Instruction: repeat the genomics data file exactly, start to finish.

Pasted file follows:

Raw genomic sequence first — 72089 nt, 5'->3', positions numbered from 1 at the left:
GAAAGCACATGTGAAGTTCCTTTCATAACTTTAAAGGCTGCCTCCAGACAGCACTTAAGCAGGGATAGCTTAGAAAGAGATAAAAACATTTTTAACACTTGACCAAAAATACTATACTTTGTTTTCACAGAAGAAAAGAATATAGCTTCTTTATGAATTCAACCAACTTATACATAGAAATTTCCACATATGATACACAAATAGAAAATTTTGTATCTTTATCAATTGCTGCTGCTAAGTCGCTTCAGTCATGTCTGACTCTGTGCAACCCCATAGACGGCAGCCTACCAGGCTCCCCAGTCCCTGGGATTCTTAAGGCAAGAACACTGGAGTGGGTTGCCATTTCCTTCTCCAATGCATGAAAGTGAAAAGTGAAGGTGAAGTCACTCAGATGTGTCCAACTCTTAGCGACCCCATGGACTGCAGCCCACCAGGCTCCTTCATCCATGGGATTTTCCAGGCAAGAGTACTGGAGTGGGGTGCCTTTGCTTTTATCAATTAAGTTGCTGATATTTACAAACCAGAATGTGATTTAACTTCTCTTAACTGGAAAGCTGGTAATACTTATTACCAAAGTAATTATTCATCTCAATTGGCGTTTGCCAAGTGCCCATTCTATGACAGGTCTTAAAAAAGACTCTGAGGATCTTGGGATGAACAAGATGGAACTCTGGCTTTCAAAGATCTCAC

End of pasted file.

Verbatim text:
Raw genomic sequence first — 72089 nt, 5'->3', positions numbered from 1 at the left:
GAAAGCACATGTGAAGTTCCTTTCATAACTTTAAAGGCTGCCTCCAGACAGCACTTAAGCAGGGATAGCTTAGAAAGAGATAAAAACATTTTTAACACTTGACCAAAAATACTATACTTTGTTTTCACAGAAGAAAAGAATATAGCTTCTTTATGAATTCAACCAACTTATACATAGAAATTTCCACATATGATACACAAATAGAAAATTTTGTATCTTTATCAATTGCTGCTGCTAAGTCGCTTCAGTCATGTCTGACTCTGTGCAACCCCATAGACGGCAGCCTACCAGGCTCCCCAGTCCCTGGGATTCTTAAGGCAAGAACACTGGAGTGGGTTGCCATTTCCTTCTCCAATGCATGAAAGTGAAAAGTGAAGGTGAAGTCACTCAGATGTGTCCAACTCTTAGCGACCCCATGGACTGCAGCCCACCAGGCTCCTTCATCCATGGGATTTTCCAGGCAAGAGTACTGGAGTGGGGTGCCTTTGCTTTTATCAATTAAGTTGCTGATATTTACAAACCAGAATGTGATTTAACTTCTCTTAACTGGAAAGCTGGTAATACTTATTACCAAAGTAATTATTCATCTCAATTGGCGTTTGCCAAGTGCCCATTCTATGACAGGTCTTAAAAAAGACTCTGAGGATCTTGGGATGAACAAGATGGAACTCTGGCTTTCAAAGATCTCAC